21. Increase of licensing fees (I guess that certainly means I will not be able to rejoin American Psychological Association for its whopping $500+/ year).

    One piece of good news: Federal judge ruled that Broughton Hospital should not have had its accreditation revoked in 2007 which means that $8 million goes back into the pot from the Feds re: monies that were kept when Medicaid/ Medicare clients were in Broughton.

  2. Alicia

    May 29, 2009 at 4:43 am

    Senior citizens are taking the hit that no one talks about during the recession. Senior citizens, as their numbers increase exponentially, are increasingly taking to short term loans to keep afloat. As more people are laid off, there is less tax revenue coming in, and that is how Social Security and Medicare are funded. The Medicare expense out of every paycheck goes to the Medicare fund, and part of the Medicare woe is that not only is the fund running out faster than it can be replenished, but health care costs are going up. Medicare will be bankrupt in 8 years or less, which means we need debt relief to be able to care for our senior citizens.

  3. National Priorities Project

    May 29, 2009 at 5:27 am

    When its guns vs. butter, who do you think gets the goodies? On April 9, 2009, the Obama administration requested, in a final emergency supplemental, an additional $ 77.1 billion in war spending. Estimates are that approximately $52.7 billion of that will be for Iraq and the remaining $24.4 billion for Afghanistan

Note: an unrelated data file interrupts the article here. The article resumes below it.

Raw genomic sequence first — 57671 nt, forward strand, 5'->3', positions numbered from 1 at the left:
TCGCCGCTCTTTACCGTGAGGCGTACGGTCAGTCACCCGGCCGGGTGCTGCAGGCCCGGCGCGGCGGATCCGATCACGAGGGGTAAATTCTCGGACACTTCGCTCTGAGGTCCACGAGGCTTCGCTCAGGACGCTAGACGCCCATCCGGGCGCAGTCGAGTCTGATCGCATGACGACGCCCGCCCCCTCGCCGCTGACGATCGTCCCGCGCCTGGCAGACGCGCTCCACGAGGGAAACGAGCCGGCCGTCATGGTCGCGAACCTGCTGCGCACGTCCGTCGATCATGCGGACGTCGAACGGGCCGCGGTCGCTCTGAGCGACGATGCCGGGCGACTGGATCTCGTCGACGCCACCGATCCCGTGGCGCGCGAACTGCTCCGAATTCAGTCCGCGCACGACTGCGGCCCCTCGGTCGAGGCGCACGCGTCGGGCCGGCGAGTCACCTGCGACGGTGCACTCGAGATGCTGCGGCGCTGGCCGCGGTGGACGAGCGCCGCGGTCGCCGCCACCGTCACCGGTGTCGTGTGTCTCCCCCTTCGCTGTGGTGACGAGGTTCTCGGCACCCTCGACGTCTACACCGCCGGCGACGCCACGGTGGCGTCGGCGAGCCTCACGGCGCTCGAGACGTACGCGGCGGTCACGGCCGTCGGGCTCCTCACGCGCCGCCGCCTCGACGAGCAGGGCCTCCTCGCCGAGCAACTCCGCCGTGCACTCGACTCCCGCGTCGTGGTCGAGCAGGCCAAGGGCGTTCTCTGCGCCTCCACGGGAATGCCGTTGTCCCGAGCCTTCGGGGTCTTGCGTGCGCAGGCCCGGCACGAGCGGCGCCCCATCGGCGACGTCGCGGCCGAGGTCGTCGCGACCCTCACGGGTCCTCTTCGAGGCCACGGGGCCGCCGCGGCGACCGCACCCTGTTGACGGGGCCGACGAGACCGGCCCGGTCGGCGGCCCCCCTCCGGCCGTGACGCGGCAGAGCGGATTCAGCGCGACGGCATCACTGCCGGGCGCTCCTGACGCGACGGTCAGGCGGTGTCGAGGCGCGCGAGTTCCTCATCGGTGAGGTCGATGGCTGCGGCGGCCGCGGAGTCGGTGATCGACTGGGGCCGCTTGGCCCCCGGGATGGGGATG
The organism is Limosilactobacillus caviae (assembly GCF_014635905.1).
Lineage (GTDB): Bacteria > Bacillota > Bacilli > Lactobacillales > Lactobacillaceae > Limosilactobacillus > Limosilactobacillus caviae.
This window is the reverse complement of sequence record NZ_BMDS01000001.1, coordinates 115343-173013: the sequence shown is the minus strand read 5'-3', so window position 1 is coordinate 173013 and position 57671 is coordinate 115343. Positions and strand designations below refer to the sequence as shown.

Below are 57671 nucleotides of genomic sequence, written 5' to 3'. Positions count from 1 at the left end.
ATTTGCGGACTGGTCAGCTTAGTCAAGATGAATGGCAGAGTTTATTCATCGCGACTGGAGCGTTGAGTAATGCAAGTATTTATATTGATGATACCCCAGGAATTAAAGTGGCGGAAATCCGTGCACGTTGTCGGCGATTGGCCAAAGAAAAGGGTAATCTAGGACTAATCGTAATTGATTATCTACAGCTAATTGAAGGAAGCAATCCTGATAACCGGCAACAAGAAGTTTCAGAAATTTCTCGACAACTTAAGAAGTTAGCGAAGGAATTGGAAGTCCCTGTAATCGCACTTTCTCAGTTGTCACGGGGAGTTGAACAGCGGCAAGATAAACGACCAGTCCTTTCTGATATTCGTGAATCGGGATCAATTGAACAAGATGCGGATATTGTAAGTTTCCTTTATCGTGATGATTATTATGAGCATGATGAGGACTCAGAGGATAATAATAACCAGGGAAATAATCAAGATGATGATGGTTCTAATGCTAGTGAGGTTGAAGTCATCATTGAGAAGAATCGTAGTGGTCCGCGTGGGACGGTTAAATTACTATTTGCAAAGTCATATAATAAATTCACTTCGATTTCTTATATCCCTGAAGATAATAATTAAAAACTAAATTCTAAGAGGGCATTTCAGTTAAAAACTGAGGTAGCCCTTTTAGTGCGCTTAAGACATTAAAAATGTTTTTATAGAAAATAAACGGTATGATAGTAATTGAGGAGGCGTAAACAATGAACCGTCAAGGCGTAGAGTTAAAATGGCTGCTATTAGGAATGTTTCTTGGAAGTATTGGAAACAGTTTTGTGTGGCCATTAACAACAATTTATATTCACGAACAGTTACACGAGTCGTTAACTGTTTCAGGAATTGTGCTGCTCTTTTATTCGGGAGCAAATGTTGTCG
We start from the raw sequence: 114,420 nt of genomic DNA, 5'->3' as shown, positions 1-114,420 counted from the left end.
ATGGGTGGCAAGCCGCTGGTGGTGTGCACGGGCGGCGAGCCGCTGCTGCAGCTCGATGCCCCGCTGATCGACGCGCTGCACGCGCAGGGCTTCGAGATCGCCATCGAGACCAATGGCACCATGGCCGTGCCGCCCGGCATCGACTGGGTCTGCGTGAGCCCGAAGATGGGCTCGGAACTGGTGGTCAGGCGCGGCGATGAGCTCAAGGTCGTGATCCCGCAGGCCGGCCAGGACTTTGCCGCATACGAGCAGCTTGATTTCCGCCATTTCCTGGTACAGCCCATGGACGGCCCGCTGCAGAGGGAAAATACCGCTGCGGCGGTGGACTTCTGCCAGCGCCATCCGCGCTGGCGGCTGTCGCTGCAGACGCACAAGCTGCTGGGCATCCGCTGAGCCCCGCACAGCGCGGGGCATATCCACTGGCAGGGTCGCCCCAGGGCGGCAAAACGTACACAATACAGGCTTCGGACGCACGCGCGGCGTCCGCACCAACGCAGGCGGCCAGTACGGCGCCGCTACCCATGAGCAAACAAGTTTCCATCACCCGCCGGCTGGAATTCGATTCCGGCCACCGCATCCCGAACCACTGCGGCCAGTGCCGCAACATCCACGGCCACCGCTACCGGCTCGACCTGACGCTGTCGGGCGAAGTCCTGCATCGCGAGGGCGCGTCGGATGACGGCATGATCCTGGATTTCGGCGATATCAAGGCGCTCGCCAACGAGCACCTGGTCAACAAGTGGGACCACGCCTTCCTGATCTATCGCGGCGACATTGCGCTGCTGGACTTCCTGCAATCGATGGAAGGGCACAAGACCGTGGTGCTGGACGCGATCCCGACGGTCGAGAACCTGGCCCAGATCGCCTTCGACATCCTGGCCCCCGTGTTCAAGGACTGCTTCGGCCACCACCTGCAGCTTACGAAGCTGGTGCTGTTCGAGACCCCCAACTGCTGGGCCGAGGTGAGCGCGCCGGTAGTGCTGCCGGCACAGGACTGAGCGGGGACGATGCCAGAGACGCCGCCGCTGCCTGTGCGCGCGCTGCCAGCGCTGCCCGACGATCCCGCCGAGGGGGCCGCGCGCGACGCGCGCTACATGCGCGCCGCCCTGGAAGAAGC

4. Steve Jackson

    May 29, 2009 at 12:11 pm

    As bad as the cuts are in education – and they are bad – the HHS cuts are worse. The poor, the defenseless and those with nowhere else to turn get the shaft. And for what? The House is too nervous to do a little taxation reform?

  5. Cindy

    June 3, 2009 at 12:58 pm

    The cuts proposed by DHHS are targeting the young, old and helpless, our most vulnerable citizens. I work in foster care and know first hand that as we eliminate services for children, they will remain in homes that aren’t able to access needed services like child care, medical treatment and therapy which in turn will result in more abuse and neglect. Why is it that we as a society refuse to protect the vulnerable until after abuse, neglect, medical harm or some other crisis occurs. At that point persons have been severly impacted and the original problems are much worse than if we supported them properly to begin with.

  6. Ryan

    June 3, 2009 at 2:55 pm

    Isn’t this a peculiar posistion that the state is inviting in the door?

    I work for a large NFP, covering the whole state of NC. We offer a veriety of programs, including those where the largest cuts are proposed. These cuts are very short-sighted.